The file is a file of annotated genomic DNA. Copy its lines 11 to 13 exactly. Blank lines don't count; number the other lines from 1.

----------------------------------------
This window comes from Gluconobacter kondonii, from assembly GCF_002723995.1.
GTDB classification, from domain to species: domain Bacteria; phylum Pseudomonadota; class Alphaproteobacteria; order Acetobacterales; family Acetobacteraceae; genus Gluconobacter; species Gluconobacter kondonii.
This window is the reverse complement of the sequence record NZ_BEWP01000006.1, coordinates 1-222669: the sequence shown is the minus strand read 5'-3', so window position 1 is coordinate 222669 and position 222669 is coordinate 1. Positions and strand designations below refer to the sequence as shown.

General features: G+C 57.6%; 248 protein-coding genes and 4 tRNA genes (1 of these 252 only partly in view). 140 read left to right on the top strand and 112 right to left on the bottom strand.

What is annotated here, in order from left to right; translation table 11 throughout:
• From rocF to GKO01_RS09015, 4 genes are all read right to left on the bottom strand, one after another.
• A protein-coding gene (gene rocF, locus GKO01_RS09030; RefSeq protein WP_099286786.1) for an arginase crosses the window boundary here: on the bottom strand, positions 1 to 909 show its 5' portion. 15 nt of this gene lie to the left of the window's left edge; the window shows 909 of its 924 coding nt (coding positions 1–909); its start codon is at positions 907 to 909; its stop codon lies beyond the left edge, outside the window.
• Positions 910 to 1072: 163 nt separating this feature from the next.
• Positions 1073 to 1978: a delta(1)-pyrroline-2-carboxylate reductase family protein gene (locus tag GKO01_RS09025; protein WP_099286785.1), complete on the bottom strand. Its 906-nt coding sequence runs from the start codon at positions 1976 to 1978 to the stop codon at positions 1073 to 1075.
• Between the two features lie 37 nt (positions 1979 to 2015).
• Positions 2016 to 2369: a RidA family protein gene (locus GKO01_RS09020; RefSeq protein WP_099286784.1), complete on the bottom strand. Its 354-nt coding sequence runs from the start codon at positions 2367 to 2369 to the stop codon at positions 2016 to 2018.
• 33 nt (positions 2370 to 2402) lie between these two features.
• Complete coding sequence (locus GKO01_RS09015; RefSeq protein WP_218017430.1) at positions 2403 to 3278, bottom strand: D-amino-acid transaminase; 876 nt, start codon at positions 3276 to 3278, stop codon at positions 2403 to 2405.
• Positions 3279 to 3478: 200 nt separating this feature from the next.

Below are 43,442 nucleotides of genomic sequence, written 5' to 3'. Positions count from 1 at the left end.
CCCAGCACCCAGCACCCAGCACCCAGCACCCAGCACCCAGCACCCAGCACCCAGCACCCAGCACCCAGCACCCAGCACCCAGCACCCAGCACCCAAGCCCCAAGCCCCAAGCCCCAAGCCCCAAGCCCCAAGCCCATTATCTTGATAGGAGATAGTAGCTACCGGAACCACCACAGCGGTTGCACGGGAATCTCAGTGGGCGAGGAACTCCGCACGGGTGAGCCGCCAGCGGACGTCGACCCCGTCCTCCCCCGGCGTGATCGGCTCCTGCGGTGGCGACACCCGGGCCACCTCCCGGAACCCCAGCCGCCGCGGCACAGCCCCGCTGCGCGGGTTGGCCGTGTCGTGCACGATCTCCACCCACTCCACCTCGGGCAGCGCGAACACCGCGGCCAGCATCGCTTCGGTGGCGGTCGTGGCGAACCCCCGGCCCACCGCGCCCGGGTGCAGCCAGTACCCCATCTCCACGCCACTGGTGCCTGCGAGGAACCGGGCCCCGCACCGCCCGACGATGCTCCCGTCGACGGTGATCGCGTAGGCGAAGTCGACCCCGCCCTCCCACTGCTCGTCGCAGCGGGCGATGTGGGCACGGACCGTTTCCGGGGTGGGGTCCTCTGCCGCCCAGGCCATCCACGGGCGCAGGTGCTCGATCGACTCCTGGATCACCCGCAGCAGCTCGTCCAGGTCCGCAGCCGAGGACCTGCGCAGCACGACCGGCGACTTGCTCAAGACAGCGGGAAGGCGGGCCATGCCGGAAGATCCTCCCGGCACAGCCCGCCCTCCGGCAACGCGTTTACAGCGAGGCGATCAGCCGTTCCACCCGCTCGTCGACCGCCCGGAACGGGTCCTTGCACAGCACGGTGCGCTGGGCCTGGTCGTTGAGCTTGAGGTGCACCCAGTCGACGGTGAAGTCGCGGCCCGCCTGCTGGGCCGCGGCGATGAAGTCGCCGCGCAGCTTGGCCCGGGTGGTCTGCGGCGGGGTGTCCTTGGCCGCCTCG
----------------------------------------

• Positions 2016 to 2369: a RidA family protein gene (locus GKO01_RS09020; RefSeq protein WP_099286784.1), complete on the bottom strand. Its 354-nt coding sequence runs from the start codon at positions 2367 to 2369 to the stop codon at positions 2016 to 2018.
• 33 nt (positions 2370 to 2402) lie between these two features.
• Complete coding sequence (locus GKO01_RS09015; RefSeq protein WP_218017430.1) at positions 2403 to 3278, bottom strand: D-amino-acid transaminase; 876 nt, start codon at positions 3276 to 3278, stop codon at positions 2403 to 2405.